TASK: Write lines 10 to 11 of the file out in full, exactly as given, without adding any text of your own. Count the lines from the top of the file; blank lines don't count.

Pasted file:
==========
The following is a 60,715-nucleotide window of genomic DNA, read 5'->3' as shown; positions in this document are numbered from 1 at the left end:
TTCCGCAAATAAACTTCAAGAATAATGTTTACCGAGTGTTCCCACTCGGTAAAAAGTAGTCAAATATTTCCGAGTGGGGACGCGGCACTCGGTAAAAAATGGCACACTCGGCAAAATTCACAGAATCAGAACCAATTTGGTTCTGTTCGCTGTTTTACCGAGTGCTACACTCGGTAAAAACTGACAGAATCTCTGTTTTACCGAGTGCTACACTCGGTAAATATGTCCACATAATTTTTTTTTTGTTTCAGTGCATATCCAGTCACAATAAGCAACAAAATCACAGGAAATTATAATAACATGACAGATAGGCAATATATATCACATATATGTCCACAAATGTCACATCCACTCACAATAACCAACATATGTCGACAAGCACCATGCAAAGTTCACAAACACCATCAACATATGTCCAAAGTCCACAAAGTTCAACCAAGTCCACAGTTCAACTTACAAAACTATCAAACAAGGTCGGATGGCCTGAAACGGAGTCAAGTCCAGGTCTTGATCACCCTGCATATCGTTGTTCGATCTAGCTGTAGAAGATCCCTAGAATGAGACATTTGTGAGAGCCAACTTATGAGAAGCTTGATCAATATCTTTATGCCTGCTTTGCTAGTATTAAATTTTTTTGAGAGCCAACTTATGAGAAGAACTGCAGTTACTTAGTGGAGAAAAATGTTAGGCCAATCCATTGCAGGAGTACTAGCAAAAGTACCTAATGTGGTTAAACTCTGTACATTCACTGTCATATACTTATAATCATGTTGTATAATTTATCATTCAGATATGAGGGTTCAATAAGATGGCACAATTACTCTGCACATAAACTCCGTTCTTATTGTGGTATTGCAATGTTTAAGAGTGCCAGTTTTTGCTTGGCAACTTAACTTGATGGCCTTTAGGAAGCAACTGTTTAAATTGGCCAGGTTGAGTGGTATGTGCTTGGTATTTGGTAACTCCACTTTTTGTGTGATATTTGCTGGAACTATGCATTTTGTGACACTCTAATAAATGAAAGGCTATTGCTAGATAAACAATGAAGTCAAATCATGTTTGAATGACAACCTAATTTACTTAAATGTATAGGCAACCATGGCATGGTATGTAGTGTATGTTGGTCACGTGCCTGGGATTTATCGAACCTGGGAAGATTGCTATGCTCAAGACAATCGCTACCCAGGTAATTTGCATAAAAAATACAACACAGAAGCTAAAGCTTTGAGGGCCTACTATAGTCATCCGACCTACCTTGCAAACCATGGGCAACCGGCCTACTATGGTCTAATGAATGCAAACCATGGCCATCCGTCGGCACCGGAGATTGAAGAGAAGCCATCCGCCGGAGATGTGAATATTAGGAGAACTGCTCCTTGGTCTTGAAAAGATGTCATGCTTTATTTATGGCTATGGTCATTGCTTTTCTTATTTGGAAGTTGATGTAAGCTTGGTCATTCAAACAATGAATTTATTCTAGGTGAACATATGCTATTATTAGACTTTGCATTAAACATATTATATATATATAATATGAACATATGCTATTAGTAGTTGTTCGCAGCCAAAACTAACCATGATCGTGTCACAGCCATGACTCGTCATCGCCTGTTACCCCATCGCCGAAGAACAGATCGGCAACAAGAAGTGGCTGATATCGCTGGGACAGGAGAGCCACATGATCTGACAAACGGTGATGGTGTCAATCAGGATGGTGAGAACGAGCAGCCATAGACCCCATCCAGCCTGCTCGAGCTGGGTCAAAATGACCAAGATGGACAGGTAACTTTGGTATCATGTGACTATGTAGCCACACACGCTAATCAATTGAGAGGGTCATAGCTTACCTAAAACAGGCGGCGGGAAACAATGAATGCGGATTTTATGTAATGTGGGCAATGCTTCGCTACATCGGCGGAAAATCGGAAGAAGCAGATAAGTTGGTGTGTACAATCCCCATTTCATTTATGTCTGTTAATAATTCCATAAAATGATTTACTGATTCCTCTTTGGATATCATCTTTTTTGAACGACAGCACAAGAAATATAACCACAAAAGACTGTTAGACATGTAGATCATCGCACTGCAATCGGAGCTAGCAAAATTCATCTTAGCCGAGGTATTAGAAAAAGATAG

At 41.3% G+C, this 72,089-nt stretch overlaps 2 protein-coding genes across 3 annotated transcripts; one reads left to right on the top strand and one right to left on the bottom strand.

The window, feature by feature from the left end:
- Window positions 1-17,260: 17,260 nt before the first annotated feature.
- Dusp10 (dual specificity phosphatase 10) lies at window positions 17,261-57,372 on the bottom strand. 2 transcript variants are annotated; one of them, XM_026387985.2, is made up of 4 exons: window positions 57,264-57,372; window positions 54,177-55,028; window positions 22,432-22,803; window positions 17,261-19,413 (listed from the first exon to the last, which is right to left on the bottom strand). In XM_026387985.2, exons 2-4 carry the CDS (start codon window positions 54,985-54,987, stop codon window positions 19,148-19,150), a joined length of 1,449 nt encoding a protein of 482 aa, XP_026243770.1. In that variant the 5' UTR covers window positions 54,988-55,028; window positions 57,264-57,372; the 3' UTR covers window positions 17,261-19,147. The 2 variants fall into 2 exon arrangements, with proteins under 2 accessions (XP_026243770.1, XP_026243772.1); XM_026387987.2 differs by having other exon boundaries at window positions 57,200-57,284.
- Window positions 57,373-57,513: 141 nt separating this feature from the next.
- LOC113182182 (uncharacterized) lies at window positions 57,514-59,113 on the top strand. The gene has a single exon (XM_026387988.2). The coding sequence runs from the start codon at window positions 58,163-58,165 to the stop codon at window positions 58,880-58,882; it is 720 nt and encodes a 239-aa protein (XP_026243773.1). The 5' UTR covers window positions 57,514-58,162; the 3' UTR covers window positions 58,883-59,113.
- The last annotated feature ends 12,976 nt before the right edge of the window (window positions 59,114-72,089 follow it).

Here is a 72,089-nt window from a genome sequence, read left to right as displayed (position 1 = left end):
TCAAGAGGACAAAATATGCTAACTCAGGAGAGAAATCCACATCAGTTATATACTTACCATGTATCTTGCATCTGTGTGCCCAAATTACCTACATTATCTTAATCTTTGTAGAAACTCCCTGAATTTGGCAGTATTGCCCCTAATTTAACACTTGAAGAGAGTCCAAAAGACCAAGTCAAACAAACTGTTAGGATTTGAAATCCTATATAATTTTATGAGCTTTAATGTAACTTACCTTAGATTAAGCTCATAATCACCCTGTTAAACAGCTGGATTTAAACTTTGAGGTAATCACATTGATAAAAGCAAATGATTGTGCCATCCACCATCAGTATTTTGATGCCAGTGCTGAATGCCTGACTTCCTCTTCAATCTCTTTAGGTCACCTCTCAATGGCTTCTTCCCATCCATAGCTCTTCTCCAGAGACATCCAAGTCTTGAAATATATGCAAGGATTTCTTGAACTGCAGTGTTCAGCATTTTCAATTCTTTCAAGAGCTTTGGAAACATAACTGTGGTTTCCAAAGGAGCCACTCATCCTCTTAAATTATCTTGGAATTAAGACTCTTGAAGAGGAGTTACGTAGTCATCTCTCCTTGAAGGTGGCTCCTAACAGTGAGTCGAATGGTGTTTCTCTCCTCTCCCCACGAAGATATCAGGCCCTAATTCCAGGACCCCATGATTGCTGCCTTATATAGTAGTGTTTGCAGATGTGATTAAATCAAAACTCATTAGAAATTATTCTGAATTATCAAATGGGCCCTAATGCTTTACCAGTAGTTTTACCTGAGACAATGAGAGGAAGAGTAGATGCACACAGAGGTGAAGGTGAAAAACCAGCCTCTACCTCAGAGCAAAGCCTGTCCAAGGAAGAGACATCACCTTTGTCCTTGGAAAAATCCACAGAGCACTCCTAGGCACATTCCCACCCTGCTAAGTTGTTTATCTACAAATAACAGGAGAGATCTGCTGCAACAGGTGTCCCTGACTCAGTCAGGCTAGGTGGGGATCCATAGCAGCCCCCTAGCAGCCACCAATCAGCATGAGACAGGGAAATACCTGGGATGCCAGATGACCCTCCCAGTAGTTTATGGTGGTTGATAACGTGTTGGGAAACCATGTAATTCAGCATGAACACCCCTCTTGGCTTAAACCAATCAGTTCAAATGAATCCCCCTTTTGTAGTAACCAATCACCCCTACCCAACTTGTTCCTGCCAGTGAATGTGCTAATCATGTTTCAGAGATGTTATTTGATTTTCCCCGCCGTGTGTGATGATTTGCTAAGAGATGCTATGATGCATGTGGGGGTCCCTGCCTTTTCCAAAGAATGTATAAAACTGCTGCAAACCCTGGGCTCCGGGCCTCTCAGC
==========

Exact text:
Here is a 72,089-nt window from a genome sequence, read left to right as displayed (position 1 = left end):
TCAAGAGGACAAAATATGCTAACTCAGGAGAGAAATCCACATCAGTTATATACTTACCATGTATCTTGCATCTGTGTGCCCAAATTACCTACATTATCTTAATCTTTGTAGAAACTCCCTGAATTTGGCAGTATTGCCCCTAATTTAACACTTGAAGAGAGTCCAAAAGACCAAGTCAAACAAACTGTTAGGATTTGAAATCCTATATAATTTTATGAGCTTTAATGTAACTTACCTTAGATTAAGCTCATAATCACCCTGTTAAACAGCTGGATTTAAACTTTGAGGTAATCACATTGATAAAAGCAAATGATTGTGCCATCCACCATCAGTATTTTGATGCCAGTGCTGAATGCCTGACTTCCTCTTCAATCTCTTTAGGTCACCTCTCAATGGCTTCTTCCCATCCATAGCTCTTCTCCAGAGACATCCAAGTCTTGAAATATATGCAAGGATTTCTTGAACTGCAGTGTTCAGCATTTTCAATTCTTTCAAGAGCTTTGGAAACATAACTGTGGTTTCCAAAGGAGCCACTCATCCTCTTAAATTATCTTGGAATTAAGACTCTTGAAGAGGAGTTACGTAGTCATCTCTCCTTGAAGGTGGCTCCTAACAGTGAGTCGAATGGTGTTTCTCTCCTCTCCCCACGAAGATATCAGGCCCTAATTCCAGGACCCCATGATTGCTGCCTTATATAGTAGTGTTTGCAGATGTGATTAAATCAAAACTCATTAGAAATTATTCTGAATTATCAAATGGGCCCTAATGCTTTACCAGTAGTTTTACCTGAGACAATGAGAGGAAGAGTAGATGCACACAGAGGTGAAGGTGAAAAACCAGCCTCTACCTCAGAGCAAAGCCTGTCCAAGGAAGAGACATCACCTTTGTCCTTGGAAAAATCCACAGAGCACTCCTAGGCACATTCCCACCCTGCTAAGTTGTTTATCTACAAATAACAGGAGAGATCTGCTGCAACAGGTGTCCCTGACTCAGTCAGGCTAGGTGGGGATCCATAGCAGCCCCCTAGCAGCCACCAATCAGCATGAGACAGGGAAATACCTGGGATGCCAGATGACCCTCCCAGTAGTTTATGGTGGTTGATAACGTGTTGGGAAACCATGTAATTCAGCATGAACACCCCTCTTGGCTTAAACCAATCAGTTCAAATGAATCCCCCTTTTGTAGTAACCAATCACCCCTACCCAACTTGTTCCTGCCAGTGAATGTGCTAATCATGTTTCAGAGATGTTATTTGATTTTCCCCGCCGTGTGTGATGATTTGCTAAGAGATGCTATGATGCATGTGGGGGTCCCTGCCTTTTCCAAAGAATGTATAAAACTGCTGCAAACCCTGGGCTCCGGGCCTCTCAGC